“Craving traps you in delay discounting,” said Lewis. “Immediate reward is worth more than imagined future happiness. The job of dopamine in the striatum is to increase the attractiveness or value of one goal, and to reduce the attractiveness and value of all the other goals. This is a brain that is well designed for addiction. You get tons of dopamine rising up in anticipation of reward. So you’re really stuck in the immediate. At which point you’ve effectively lost contact with the rest of your life. In the narrative of who you are, you can’t even include next week, or the next morning.”
Nonetheless, Lewis finds serious problems with the standard disease model of addiction, as championed by NIDA’s Nora Volkow and other in the NIH, however brain-based he may be. As a developmental neuroscientist, Lewis is predisposed to viewing the brain as a locus of change by definition. “The disease model uses brain change as a foundational premise. But brains change with development, anyway. And in fact, brains are designed to change.”
Any proper model of addiction, he insisted, has to correspond with what we know about brain change. “But it also has to correspond with addicts’ experiences. I was a drug addict from about age 25 to 30. I was in really bad shape. And now I talk with a lot of drug addicts, and one of the things that I keep hearing is that scientists and clinicians don’t really know what they’re doing—they don’t know where to go with it. They know that addiction is really nasty, but they don’t know what it’s like, unless they’ve been there.”
Lewis offered a view of addiction that shifts the semantic focus from disease to development. The drug is not the culprit. By reconceptualizing addiction as a developmental disorder, he suggested, we can move the debate forward into the world, where the action is:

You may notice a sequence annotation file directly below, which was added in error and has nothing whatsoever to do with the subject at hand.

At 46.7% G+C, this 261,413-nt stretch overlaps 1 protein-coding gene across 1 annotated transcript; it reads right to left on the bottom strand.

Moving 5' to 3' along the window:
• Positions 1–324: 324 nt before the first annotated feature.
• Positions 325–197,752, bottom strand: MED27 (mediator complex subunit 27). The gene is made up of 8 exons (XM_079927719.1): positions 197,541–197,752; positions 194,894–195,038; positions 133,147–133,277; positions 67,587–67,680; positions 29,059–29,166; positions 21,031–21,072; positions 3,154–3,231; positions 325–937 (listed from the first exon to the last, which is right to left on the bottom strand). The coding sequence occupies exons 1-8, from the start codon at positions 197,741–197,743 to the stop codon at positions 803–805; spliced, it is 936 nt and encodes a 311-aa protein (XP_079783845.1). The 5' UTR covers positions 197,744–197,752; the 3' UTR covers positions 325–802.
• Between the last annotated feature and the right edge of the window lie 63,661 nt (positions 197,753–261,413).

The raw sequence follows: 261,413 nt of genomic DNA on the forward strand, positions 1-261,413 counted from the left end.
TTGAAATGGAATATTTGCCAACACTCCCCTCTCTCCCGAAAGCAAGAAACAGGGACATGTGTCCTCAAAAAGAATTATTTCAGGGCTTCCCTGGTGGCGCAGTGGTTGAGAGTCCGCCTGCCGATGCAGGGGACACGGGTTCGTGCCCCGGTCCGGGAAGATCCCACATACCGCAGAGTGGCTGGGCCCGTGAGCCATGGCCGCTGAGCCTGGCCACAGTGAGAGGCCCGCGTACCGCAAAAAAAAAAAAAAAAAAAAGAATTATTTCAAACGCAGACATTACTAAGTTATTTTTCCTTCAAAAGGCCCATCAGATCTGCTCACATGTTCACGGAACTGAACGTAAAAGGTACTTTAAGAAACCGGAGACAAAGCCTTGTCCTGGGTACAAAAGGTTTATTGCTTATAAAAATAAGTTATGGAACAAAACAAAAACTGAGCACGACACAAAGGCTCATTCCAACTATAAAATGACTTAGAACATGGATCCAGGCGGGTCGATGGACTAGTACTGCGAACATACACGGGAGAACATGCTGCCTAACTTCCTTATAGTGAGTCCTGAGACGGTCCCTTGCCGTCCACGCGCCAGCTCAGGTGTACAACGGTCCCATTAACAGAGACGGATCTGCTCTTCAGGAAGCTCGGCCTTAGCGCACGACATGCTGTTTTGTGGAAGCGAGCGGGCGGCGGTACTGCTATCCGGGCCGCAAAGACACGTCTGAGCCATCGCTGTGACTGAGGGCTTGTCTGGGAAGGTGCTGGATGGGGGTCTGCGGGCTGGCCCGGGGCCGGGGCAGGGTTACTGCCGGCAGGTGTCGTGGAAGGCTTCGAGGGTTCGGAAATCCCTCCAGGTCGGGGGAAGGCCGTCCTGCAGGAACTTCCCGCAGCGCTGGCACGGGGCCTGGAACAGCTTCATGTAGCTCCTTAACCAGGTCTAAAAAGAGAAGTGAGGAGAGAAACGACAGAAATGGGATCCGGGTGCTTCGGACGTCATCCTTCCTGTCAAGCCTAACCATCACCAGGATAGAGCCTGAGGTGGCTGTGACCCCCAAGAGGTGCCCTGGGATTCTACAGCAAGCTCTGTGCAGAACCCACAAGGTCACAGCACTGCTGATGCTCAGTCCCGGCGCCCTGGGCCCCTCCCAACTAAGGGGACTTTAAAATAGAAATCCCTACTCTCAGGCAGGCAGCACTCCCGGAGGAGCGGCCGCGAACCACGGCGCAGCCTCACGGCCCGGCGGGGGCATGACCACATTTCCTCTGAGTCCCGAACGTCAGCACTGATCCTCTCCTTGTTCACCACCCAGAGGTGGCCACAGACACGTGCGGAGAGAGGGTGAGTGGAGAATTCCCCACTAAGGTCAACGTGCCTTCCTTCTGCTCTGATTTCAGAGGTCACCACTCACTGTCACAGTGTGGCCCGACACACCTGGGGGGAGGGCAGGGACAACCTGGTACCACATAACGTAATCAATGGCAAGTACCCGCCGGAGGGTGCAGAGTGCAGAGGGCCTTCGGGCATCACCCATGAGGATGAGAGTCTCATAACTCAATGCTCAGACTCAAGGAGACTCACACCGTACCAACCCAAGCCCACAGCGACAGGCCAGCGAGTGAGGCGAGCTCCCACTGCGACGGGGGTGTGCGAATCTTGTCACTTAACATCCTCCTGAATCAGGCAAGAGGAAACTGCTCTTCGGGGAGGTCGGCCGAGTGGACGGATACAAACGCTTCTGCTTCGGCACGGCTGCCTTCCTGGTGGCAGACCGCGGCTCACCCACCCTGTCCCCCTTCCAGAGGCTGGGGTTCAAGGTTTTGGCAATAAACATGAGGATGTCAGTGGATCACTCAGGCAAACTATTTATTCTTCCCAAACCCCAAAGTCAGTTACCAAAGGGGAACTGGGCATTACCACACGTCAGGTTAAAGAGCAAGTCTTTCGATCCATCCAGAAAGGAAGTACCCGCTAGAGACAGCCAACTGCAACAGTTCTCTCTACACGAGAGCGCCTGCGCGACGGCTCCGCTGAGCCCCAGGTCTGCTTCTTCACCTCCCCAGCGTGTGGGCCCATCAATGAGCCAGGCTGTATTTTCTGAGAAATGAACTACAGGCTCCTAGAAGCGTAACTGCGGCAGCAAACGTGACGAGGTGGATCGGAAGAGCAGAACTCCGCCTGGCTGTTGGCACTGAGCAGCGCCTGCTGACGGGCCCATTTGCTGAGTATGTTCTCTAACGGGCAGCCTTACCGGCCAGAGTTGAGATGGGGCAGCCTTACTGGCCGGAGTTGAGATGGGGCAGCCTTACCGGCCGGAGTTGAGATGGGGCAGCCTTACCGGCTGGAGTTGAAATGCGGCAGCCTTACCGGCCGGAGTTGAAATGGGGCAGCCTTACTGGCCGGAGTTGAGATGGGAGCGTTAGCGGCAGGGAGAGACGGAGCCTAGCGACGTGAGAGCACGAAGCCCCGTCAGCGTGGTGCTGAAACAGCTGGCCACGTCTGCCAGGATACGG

Addiction results from accelerated learning, the acquisition of thought patterns that rapidly self-perpetuate because of the brain’s tendency to become sensitized to highly attractive rewards. This is a developmental process, accelerated by a neurochemical feedback loop that is particular to strong attractions. Like other developmental outcomes, addiction isn’t easy to reverse, because it’s based on synaptic restructuring. Like other developmental outcomes, it arises from neural plasticity, and uses it up at the same time.
And the mechanisms responsible are the same ones responsible for many things that involve desire, learning, reward seeking, and compulsive behavior—including the so-called behavioral addictions like overeating and compulsive sex. However, “the severe consequences of addiction don’t make it a disease, any more than the consequences of violence make violence a disease.”
In an email exchange after the conference, I followed up with Dr. Lewis on some of these matters, and he sent me the following additional thoughts on the “diseasing” of addiction:
Proponents of the disease model argue that addiction changes the brain. And they're right: it does. But the brain changes anyway, at every level, from gene expression, to cell density, to the size and shape of the cortex itself. Of course, neuroscientists who subscribe to the disease model must know that brains change over development. Their take on pathological brain change would have to be very specific in order to be convincing. For example, they would have to show that the kind (or extent or location) of brain change characteristic of addiction is nothing like that observed in normal learning and development. But this they cannot do. The kind of brain changes seen in addiction also show up when people take up rock collecting, fall in love, learn how to cook, or become obsessed with their appearance. The brain contains only a few major traffic routes for learning and goal seeking. And, like the main streets of a busy city, they are often under construction. Brain disease may be a useful metaphor for how addiction seems, but it's not a valid explanation for how it actually works.